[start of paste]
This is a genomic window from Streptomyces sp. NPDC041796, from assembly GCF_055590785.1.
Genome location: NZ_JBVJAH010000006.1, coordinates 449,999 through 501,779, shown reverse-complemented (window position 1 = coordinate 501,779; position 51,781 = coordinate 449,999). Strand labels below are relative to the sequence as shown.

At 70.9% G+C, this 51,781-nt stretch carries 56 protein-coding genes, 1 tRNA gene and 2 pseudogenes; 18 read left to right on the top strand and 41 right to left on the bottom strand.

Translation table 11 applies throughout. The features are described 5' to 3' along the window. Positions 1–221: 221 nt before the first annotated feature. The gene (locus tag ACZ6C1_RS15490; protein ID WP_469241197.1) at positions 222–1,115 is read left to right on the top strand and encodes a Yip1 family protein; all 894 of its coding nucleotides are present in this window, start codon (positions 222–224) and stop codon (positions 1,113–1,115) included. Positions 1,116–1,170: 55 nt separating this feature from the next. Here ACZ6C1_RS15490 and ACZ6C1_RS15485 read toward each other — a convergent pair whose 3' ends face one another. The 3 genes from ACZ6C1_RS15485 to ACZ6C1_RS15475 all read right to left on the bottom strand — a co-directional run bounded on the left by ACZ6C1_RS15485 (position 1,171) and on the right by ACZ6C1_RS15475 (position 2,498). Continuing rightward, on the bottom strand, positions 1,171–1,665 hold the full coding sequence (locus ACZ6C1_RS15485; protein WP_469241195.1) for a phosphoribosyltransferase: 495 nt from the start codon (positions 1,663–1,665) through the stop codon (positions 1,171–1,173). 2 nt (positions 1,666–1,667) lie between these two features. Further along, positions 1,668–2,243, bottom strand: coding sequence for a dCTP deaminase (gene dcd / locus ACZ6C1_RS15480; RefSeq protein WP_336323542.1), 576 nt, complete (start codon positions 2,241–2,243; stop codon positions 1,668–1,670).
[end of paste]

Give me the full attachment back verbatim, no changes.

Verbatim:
This is a genomic window from Streptomyces sp. NPDC041796, from assembly GCF_055590785.1.
Genome location: NZ_JBVJAH010000006.1, coordinates 449,999 through 501,779, shown reverse-complemented (window position 1 = coordinate 501,779; position 51,781 = coordinate 449,999). Strand labels below are relative to the sequence as shown.

At 70.9% G+C, this 51,781-nt stretch carries 56 protein-coding genes, 1 tRNA gene and 2 pseudogenes; 18 read left to right on the top strand and 41 right to left on the bottom strand.

Translation table 11 applies throughout. The features are described 5' to 3' along the window. Positions 1–221: 221 nt before the first annotated feature. The gene (locus tag ACZ6C1_RS15490; protein ID WP_469241197.1) at positions 222–1,115 is read left to right on the top strand and encodes a Yip1 family protein; all 894 of its coding nucleotides are present in this window, start codon (positions 222–224) and stop codon (positions 1,113–1,115) included. Positions 1,116–1,170: 55 nt separating this feature from the next. Here ACZ6C1_RS15490 and ACZ6C1_RS15485 read toward each other — a convergent pair whose 3' ends face one another. The 3 genes from ACZ6C1_RS15485 to ACZ6C1_RS15475 all read right to left on the bottom strand — a co-directional run bounded on the left by ACZ6C1_RS15485 (position 1,171) and on the right by ACZ6C1_RS15475 (position 2,498). Continuing rightward, on the bottom strand, positions 1,171–1,665 hold the full coding sequence (locus ACZ6C1_RS15485; protein WP_469241195.1) for a phosphoribosyltransferase: 495 nt from the start codon (positions 1,663–1,665) through the stop codon (positions 1,171–1,173). 2 nt (positions 1,666–1,667) lie between these two features. Further along, positions 1,668–2,243, bottom strand: coding sequence for a dCTP deaminase (gene dcd / locus ACZ6C1_RS15480; RefSeq protein WP_336323542.1), 576 nt, complete (start codon positions 2,241–2,243; stop codon positions 1,668–1,670).